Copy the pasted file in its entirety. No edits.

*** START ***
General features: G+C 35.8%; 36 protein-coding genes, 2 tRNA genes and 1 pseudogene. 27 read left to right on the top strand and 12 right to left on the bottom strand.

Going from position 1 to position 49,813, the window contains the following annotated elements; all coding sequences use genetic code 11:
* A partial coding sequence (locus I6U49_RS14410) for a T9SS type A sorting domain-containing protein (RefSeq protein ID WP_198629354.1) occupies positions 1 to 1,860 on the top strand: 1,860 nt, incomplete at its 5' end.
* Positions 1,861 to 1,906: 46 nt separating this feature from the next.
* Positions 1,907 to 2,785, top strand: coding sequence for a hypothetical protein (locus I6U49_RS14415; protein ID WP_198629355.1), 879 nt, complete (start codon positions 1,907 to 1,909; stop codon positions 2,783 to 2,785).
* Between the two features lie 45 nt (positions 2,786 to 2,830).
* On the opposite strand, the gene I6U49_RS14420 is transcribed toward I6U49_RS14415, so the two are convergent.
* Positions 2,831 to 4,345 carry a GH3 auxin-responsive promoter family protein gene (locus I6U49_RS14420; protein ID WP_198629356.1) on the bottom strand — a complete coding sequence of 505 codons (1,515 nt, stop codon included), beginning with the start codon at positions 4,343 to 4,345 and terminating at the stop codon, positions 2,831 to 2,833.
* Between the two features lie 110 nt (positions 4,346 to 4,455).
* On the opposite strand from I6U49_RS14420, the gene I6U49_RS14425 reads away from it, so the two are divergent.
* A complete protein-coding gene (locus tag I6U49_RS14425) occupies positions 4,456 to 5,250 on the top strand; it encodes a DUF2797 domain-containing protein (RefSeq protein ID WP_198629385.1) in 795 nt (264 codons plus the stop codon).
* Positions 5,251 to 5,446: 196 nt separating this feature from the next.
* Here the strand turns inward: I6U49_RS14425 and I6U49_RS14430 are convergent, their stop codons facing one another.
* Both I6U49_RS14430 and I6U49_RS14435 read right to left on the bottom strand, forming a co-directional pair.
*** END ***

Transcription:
General features: G+C 35.8%; 36 protein-coding genes, 2 tRNA genes and 1 pseudogene. 27 read left to right on the top strand and 12 right to left on the bottom strand.

Going from position 1 to position 49,813, the window contains the following annotated elements; all coding sequences use genetic code 11:
* A partial coding sequence (locus I6U49_RS14410) for a T9SS type A sorting domain-containing protein (RefSeq protein ID WP_198629354.1) occupies positions 1 to 1,860 on the top strand: 1,860 nt, incomplete at its 5' end.
* Positions 1,861 to 1,906: 46 nt separating this feature from the next.
* Positions 1,907 to 2,785, top strand: coding sequence for a hypothetical protein (locus I6U49_RS14415; protein ID WP_198629355.1), 879 nt, complete (start codon positions 1,907 to 1,909; stop codon positions 2,783 to 2,785).
* Between the two features lie 45 nt (positions 2,786 to 2,830).
* On the opposite strand, the gene I6U49_RS14420 is transcribed toward I6U49_RS14415, so the two are convergent.
* Positions 2,831 to 4,345 carry a GH3 auxin-responsive promoter family protein gene (locus I6U49_RS14420; protein ID WP_198629356.1) on the bottom strand — a complete coding sequence of 505 codons (1,515 nt, stop codon included), beginning with the start codon at positions 4,343 to 4,345 and terminating at the stop codon, positions 2,831 to 2,833.
* Between the two features lie 110 nt (positions 4,346 to 4,455).
* On the opposite strand from I6U49_RS14420, the gene I6U49_RS14425 reads away from it, so the two are divergent.
* A complete protein-coding gene (locus tag I6U49_RS14425) occupies positions 4,456 to 5,250 on the top strand; it encodes a DUF2797 domain-containing protein (RefSeq protein ID WP_198629385.1) in 795 nt (264 codons plus the stop codon).
* Positions 5,251 to 5,446: 196 nt separating this feature from the next.
* Here the strand turns inward: I6U49_RS14425 and I6U49_RS14430 are convergent, their stop codons facing one another.
* Both I6U49_RS14430 and I6U49_RS14435 read right to left on the bottom strand, forming a co-directional pair.